Atta girl! Give it back to that teen inside trying to fast forward life.

Tigers dont purr softly

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I was born in the Year of the Dragon. That’s all I know. And now I also know that I am not a Tiger. Definitely not a Tiger Mom.

Hoping that the Goa trip would give me a few hours to catch up on some reading, I hurriedly picked up ‘Battle Hymn of the Tiger Mom’ by Amy Chua from Flipkart. Till now I had only read a few reviews and heard her hold her own with Bill Maher on his weekly podcast. I was curious. How hard can it be to be a Tiger Mom? Doesn’t it come naturally to most Indian moms too? Boy was I off the mark!

Firstly, I love her style of writing – dry humour that’s so effortlessly thrown in that you are really not sure if she’s joking or serious. Sometimes she is saying something so outrageous that you hope and pray she is joking. Mostly she is not.

Secondly, she eases you into her story so well, kinda catches you unawares and before you know it you are in this whirlwind of parenting extremes, hoping to come out alive!

Thirdly, on some level I identify with her and I feel I know her. As a kid I spent a few of my formative years studying in a public school in New York City. I know girls like Sophie and Lulu (her daughters). Playing the piano or violin was part of their identity, the skill was their strength. The rest of us secretly admired them, knowing that hours of dedication went into turning talent into music. But as a kid, I never pictured the Mom behind the curtains. And now as a parent, I find it difficult to put myself in the girls’ shoes. I can only be the Mom now.

As I cross the first few pages, I find myself grinning along, telling myself this is easy stuff and how she is bang on about how the Chinese parenting style produces winners. At this stage I am convinced that I too should practice what she preaches (and practices) – push the girls to achieve because they dont know any better, build their self-esteem from genuine achievement and not empty praise. Walk the Talk, I am telling myself and nodding at Amy.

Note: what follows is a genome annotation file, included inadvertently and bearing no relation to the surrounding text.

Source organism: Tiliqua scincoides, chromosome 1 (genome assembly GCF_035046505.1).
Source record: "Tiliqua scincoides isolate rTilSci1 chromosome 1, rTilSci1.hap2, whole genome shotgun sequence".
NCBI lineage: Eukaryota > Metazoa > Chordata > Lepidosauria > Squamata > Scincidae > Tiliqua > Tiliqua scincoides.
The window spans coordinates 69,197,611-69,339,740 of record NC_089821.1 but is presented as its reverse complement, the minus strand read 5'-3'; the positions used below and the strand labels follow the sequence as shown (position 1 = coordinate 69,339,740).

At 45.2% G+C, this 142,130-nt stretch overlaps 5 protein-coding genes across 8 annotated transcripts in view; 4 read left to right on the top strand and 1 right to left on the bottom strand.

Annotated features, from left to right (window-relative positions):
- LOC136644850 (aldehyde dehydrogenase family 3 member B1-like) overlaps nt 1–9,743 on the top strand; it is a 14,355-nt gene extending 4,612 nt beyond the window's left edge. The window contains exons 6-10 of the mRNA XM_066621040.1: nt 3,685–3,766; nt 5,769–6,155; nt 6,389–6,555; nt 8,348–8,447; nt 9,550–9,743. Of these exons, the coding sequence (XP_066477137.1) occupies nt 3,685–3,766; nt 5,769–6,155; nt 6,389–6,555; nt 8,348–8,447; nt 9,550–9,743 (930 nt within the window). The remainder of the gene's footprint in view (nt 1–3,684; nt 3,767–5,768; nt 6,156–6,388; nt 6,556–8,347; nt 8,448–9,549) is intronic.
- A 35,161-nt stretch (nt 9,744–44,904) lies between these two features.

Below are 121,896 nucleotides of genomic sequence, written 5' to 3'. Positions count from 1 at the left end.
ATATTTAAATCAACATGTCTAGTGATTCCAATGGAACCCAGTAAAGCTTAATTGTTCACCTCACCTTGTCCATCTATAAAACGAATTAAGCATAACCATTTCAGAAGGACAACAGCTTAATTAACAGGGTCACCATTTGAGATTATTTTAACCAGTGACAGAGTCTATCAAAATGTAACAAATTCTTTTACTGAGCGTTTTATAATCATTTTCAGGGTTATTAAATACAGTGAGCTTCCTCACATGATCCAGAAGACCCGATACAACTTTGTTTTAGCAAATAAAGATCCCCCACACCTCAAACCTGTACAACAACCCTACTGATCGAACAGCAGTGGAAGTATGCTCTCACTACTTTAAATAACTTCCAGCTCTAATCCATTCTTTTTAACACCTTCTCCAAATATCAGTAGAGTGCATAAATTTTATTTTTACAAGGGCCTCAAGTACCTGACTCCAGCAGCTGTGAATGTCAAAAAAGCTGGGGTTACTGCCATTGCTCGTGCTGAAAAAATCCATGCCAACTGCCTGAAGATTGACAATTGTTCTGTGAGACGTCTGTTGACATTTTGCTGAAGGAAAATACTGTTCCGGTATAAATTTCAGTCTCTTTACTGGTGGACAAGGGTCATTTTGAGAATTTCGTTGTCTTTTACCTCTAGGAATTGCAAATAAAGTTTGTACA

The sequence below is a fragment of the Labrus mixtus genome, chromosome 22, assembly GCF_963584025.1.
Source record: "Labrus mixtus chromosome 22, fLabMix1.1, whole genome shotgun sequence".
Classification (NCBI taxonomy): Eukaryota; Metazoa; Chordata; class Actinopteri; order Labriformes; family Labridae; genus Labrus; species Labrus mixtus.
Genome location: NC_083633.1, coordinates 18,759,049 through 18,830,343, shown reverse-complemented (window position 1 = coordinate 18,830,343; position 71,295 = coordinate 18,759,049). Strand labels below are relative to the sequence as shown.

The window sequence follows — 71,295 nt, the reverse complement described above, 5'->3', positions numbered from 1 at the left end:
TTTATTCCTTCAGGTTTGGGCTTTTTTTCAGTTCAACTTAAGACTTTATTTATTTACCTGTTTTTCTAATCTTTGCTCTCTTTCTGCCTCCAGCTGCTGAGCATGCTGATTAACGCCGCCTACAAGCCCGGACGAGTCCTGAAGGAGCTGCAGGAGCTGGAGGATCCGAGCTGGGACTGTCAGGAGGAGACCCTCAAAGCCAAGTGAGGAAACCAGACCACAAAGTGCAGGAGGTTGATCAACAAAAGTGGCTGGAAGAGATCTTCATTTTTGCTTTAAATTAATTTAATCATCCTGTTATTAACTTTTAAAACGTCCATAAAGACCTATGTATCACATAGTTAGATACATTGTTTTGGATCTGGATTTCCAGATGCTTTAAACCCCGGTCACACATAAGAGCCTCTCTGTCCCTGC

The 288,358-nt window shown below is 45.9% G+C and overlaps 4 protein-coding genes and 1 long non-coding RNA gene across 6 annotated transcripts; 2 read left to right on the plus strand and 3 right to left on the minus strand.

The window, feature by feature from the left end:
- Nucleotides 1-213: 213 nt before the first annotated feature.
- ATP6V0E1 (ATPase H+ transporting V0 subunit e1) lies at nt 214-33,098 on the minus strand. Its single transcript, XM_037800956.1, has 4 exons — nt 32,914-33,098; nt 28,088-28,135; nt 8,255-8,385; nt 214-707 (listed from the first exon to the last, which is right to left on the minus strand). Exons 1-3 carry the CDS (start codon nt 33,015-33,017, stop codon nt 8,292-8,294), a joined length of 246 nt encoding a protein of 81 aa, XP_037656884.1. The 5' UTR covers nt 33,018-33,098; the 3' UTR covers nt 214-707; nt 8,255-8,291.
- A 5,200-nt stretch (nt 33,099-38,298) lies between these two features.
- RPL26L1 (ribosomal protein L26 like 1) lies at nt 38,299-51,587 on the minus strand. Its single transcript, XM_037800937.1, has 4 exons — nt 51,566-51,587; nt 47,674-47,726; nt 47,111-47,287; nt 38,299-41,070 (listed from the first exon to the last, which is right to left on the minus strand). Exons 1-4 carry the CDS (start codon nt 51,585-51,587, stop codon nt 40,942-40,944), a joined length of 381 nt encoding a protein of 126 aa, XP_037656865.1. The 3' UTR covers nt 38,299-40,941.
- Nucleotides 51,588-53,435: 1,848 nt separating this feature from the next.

Then slowly she starts to reveal her true methods. I flinch. She gets tougher, more driven, less mercy. I try to look away. But I am hooked now. Is this mother for real? And these girls are still sticking the course? How is her American husband even tolerating this?

They say it takes 10,000 hours of practice to master a skill. That’s so many hours borrowed from doing something else. At the slightest voice of discomfort or fatigue, I would allow K to stop what she is doing and take a break. That’s cowardice? I don’t have the inner strength to push her towards what’s good for her? In a perfect world every parent would find that perfect balance between pushing and letting go. In a perfect world. In this world, we too have to make a choice, get off the fence and lean one way.

But this is the reality. And it works. These kids do excel in their chosen field. Do they gain more than they lose? The second child rebels and her interactions with Lulu have some heart-wrenching moments, where I feel I am standing in the same room but unsure which side I am on. Choices. That’s what it all comes down to.

The only true lesson for me is that I need to invest more of my time and energy in my girls’ future. It’s my job to walk them down the chosen path. Yes, some choices will be mine but also some will be theirs. For the greater good. Because not trying at all is just not good enough.

If you are a parent, go read this book. Or don’t. The choice is always yours.

Natural Order of Things

Recently a celebrity-cricketer lost his 19-year-old son in a ghastly road accident. Young boy, new bike, excessive speed – recipe for disaster. Yet, something you would not wish upon your worst enemy. A young mother’s tweet summed it up perfectly – ‘it’s against the natural order of things for parents to outlive their kids’.